I have been looking at the threshold (EC)DSA schemes for honest majority by Gennaro et al. https://www.sciencedirect.com/science/article/pii/S0890540100928815. In the scheme, there are steps where we wish to open the product of Shamir secret sharings. So for example [a],[k] are degree-t sharings of a,k respectively, each party i holds shares [a]_i, [k]_i, and we wish to reveal the value a*k to all parties. The paper explains that while parties can compute [a]*[k] locally, this does not yield a random degree 2t-sharing of a*k (in particular, the polynomial underlying the sharing can not be irreducible) and so revealing [a]_i*[k]_i could leak information about a and k. To get around this, parties additionally hold shares of a degree-2t sharing of 0, denoted here as [z], which they add to their shares of [a]_i*[k]_i to re-randomize it. All parties therefore reveal their shares of [a]_i*[k]_i + [z]_i, from which ak (and the polynomial it lies on) can be interpolated.

I understand that taken by itself [a]*[k] + [z] is a random degree-2t polynomial with constant term ak and so doesn't leak any information about a or k. However, here the attacker also knows shares of [a],[k], and [z] and what I'm struggling to understand is how to argue that [a]*[k] + [z] is a random sharing and doesn't leak anything conditioned on this knowledge. For example, working in a field of size q, if the attacker controls t replicas it can reduce the possibilities for the polynomials sharing [a],[k] to sets of q possibilities each, and [z] to a set of q^t possibilities (since they know t shares of [z] plus point at 0). So this gives q^(t+2) possibilities for the polynomial underling[a]*[k] + [z], which is less than the q^2t possibilities there would be for the polynomial underlying a random sharing of ak.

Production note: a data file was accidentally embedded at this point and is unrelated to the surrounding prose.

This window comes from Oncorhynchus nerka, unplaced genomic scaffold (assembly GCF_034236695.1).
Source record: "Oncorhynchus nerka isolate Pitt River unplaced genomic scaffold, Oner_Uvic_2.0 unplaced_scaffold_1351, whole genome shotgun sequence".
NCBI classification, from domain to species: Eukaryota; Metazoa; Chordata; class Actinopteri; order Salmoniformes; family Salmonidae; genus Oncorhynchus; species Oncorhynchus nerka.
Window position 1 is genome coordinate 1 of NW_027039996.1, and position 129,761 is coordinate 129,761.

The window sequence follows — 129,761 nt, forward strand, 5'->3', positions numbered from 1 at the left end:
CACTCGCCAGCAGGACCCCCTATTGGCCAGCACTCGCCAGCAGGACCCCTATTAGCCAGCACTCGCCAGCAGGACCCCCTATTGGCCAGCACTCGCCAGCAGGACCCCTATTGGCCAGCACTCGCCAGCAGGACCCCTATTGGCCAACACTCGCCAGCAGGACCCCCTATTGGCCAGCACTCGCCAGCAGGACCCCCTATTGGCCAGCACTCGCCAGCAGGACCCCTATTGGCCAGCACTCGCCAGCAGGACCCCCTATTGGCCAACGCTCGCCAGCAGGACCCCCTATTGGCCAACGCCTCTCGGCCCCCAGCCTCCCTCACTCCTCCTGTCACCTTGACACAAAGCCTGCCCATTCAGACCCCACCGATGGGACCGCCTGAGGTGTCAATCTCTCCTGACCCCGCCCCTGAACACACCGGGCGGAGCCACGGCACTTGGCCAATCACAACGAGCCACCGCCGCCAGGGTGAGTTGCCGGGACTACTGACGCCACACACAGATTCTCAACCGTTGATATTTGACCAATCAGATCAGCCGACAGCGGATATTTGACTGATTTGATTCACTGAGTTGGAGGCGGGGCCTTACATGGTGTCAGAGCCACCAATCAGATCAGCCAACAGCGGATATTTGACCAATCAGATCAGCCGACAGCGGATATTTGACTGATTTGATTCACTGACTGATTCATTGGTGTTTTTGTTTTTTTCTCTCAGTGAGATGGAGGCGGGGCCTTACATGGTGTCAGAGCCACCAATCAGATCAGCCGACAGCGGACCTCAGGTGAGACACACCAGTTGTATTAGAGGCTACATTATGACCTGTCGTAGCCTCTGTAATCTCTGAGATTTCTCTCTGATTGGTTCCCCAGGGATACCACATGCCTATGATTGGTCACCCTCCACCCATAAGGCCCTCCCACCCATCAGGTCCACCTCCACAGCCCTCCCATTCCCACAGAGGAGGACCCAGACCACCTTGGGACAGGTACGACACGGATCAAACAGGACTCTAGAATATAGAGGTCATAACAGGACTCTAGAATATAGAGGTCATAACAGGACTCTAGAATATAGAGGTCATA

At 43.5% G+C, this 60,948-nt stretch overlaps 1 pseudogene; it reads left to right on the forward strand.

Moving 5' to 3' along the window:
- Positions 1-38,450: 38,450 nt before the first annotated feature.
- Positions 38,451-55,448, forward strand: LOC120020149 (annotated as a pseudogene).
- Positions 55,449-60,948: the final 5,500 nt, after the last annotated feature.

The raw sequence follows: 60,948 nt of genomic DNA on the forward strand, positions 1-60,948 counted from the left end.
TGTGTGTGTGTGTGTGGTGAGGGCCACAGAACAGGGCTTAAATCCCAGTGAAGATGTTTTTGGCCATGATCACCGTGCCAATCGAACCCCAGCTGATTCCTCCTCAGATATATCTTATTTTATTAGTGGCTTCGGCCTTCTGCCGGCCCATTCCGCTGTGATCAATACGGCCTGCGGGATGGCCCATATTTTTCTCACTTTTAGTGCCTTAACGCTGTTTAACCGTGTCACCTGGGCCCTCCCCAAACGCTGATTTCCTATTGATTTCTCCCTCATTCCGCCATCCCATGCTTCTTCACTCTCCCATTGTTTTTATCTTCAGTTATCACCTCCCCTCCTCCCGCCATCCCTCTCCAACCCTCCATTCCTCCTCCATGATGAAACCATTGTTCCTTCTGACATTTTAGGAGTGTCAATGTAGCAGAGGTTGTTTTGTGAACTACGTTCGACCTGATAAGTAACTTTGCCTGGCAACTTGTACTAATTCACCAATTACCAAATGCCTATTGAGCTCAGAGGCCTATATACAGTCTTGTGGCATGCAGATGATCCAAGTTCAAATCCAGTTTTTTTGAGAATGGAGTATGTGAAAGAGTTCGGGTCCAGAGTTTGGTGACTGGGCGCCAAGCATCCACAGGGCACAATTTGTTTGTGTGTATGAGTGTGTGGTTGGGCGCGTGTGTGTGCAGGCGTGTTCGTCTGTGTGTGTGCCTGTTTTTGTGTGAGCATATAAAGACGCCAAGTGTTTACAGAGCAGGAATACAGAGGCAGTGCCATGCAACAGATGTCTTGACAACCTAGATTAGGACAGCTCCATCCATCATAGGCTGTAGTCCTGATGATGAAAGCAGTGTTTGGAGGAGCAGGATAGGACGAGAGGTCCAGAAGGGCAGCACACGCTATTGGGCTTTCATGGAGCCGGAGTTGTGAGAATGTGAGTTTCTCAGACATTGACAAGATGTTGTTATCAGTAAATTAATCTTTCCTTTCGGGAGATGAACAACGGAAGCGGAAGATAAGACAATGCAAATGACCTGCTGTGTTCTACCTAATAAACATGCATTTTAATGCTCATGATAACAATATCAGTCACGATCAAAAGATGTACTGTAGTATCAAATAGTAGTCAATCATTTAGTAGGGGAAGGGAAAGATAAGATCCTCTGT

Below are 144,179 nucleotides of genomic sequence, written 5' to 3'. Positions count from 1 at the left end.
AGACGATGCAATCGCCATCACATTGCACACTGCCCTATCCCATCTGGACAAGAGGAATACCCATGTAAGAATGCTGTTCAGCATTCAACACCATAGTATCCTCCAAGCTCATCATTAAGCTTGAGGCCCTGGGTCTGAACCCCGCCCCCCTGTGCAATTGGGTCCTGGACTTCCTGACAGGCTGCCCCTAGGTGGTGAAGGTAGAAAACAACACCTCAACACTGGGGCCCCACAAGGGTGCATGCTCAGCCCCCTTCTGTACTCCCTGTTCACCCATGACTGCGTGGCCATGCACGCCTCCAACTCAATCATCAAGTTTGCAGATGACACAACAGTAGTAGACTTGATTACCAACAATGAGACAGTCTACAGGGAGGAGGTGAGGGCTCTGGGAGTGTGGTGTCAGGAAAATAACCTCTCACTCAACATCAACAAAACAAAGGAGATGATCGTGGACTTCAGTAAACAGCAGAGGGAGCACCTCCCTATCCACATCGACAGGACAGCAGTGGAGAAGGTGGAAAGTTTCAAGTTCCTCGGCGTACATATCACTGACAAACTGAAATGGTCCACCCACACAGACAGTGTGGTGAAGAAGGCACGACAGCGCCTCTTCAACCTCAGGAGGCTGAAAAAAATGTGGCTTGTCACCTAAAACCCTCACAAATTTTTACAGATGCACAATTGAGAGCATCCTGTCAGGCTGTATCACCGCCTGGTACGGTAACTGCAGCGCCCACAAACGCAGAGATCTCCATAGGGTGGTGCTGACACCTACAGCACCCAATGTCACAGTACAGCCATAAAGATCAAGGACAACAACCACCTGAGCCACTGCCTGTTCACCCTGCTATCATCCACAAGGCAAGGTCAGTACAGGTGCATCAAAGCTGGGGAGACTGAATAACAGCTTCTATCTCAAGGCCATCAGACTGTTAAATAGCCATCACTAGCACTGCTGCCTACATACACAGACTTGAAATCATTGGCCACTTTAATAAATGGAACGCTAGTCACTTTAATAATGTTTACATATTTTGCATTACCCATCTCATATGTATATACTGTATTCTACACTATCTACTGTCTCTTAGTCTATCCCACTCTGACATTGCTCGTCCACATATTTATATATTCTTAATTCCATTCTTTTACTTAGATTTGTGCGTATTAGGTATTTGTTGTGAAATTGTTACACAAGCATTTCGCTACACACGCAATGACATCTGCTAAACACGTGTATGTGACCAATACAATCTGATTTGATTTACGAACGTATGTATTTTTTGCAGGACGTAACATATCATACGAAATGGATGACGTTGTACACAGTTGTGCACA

I know this is quite a standard trick that I've seen in other papers so I must be missing something, but I haven't been able to find a detailed proof of why this works. If anyone could help me understand the intuition behind this that would be much appreciated.

  • $\begingroup$ If I understand the question, my intuition is that if you're working in a field of size q, as long as the solution is constrained to a larger number of possibilities than q, and you're not revealing information that limits the options within q, there's no useful disclosure, as the most effective attack is still brute-force over q. $\endgroup$ – Tim Dierks Feb 11 at 19:02
  • $\begingroup$ Thanks for your answer. There are more than q choices for the polynomial underlying the product sharing, but couldn't there still be a bias on the constant term of these polynomials so some values of ak are more likely than others? $\endgroup$ – HelenW Feb 12 at 0:01

Your Answer

By clicking “Post Your Answer”, you agree to our terms of service, privacy policy and cookie policy

Browse other questions tagged or ask your own question.